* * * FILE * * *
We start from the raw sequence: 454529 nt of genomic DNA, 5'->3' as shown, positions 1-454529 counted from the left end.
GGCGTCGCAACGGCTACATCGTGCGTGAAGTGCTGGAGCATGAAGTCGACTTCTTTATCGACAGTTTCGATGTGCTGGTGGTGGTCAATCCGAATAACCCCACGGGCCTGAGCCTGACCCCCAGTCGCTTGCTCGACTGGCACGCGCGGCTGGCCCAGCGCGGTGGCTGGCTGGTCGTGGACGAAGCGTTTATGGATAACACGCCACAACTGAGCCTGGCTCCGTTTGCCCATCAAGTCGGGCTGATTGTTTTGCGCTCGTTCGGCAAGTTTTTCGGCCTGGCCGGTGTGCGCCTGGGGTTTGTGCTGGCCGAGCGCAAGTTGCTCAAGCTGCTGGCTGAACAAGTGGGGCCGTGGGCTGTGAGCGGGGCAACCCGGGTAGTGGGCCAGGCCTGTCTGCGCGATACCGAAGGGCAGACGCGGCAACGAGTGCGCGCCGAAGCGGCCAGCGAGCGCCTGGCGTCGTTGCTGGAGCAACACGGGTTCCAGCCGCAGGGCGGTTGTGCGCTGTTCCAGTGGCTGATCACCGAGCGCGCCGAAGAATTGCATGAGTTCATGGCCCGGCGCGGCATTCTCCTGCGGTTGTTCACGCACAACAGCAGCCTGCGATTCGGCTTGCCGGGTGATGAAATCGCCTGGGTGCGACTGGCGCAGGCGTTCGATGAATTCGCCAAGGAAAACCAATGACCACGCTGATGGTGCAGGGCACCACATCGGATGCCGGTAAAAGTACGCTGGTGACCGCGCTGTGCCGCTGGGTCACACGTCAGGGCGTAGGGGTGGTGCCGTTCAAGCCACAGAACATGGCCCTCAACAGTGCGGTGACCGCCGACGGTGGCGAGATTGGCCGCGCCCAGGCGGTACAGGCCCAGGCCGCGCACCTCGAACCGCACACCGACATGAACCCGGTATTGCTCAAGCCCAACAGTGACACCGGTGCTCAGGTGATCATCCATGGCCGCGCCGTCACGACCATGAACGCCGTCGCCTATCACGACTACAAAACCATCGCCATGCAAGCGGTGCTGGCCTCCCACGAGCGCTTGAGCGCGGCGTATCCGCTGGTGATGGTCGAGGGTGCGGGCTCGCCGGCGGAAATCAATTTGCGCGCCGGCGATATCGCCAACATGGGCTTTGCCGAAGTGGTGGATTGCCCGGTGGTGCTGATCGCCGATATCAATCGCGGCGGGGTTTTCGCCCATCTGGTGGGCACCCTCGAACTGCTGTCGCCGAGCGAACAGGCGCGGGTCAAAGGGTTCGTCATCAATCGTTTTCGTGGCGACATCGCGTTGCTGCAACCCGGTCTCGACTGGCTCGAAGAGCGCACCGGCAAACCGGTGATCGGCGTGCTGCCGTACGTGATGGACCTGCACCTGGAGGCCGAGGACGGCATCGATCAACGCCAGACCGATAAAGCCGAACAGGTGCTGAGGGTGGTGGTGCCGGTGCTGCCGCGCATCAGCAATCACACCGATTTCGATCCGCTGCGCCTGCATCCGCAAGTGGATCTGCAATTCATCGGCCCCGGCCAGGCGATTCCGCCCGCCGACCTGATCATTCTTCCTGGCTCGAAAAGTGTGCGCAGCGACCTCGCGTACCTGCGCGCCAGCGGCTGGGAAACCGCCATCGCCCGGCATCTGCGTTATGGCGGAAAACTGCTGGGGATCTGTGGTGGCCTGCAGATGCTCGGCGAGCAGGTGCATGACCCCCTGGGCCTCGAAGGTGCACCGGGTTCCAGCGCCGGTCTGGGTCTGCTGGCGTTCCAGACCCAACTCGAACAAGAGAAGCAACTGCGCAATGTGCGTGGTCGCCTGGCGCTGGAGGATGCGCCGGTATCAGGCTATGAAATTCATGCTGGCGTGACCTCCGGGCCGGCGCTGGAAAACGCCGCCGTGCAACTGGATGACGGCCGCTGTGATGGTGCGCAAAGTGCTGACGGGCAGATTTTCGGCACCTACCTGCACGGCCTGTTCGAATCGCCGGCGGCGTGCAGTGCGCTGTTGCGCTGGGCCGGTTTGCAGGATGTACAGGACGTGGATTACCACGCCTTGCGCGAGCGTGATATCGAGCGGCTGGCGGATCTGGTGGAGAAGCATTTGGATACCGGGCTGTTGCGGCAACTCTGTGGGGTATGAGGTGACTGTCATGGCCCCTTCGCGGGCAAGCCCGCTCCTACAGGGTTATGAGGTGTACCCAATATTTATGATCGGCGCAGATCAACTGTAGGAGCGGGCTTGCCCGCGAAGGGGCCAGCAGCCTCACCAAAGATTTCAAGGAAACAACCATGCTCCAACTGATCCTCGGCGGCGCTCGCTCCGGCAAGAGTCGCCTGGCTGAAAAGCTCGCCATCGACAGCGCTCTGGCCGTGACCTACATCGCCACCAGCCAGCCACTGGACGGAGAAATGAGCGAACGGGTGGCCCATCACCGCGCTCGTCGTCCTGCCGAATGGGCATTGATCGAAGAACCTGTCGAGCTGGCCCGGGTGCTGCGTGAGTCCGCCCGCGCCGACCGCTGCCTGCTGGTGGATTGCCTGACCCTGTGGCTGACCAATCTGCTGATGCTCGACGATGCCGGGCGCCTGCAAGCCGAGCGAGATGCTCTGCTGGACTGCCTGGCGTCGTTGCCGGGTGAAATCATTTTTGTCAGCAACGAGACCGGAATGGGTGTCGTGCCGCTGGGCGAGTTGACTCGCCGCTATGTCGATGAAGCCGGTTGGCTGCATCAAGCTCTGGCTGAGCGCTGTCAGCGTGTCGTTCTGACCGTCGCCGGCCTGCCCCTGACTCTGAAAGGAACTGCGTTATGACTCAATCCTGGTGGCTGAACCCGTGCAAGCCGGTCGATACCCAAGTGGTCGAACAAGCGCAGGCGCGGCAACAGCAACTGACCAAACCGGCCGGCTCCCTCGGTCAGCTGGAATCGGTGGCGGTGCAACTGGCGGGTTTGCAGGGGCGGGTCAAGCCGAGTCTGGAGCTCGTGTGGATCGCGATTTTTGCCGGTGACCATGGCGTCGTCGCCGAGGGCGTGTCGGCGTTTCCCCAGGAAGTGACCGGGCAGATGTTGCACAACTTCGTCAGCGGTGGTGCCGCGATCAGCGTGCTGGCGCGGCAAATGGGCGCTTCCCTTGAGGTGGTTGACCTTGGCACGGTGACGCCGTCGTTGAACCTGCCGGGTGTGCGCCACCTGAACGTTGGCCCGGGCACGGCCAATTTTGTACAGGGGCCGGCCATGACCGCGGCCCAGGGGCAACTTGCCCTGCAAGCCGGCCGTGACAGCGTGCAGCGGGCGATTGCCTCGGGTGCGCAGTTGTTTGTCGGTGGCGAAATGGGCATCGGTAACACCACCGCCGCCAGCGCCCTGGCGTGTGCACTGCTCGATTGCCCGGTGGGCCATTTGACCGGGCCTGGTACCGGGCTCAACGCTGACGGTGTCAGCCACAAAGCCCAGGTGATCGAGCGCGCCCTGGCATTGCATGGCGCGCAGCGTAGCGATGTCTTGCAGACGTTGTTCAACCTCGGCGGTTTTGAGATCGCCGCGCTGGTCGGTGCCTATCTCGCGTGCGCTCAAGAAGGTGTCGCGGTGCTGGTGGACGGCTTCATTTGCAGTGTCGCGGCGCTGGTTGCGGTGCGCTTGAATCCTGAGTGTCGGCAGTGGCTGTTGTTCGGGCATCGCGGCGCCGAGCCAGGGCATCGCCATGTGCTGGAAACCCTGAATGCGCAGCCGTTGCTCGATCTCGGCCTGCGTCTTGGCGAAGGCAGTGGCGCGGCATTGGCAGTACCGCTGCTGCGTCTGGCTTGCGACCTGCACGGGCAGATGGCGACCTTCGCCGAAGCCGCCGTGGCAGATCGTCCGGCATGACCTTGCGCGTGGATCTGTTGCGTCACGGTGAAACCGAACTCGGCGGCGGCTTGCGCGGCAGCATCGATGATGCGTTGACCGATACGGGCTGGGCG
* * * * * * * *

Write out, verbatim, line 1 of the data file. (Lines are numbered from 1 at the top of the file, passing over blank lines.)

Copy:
We start from the raw sequence: 454529 nt of genomic DNA, 5'->3' as shown, positions 1-454529 counted from the left end.